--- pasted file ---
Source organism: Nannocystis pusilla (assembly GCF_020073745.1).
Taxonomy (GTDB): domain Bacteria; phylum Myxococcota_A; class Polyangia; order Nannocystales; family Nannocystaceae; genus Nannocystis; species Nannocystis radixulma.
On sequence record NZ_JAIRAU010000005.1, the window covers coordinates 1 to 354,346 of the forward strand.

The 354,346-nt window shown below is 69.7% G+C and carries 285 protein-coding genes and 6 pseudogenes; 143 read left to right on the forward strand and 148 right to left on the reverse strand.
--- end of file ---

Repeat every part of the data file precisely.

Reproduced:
Source organism: Nannocystis pusilla (assembly GCF_020073745.1).
Taxonomy (GTDB): domain Bacteria; phylum Myxococcota_A; class Polyangia; order Nannocystales; family Nannocystaceae; genus Nannocystis; species Nannocystis radixulma.
On sequence record NZ_JAIRAU010000005.1, the window covers coordinates 1 to 354,346 of the forward strand.

The 354,346-nt window shown below is 69.7% G+C and carries 285 protein-coding genes and 6 pseudogenes; 143 read left to right on the forward strand and 148 right to left on the reverse strand.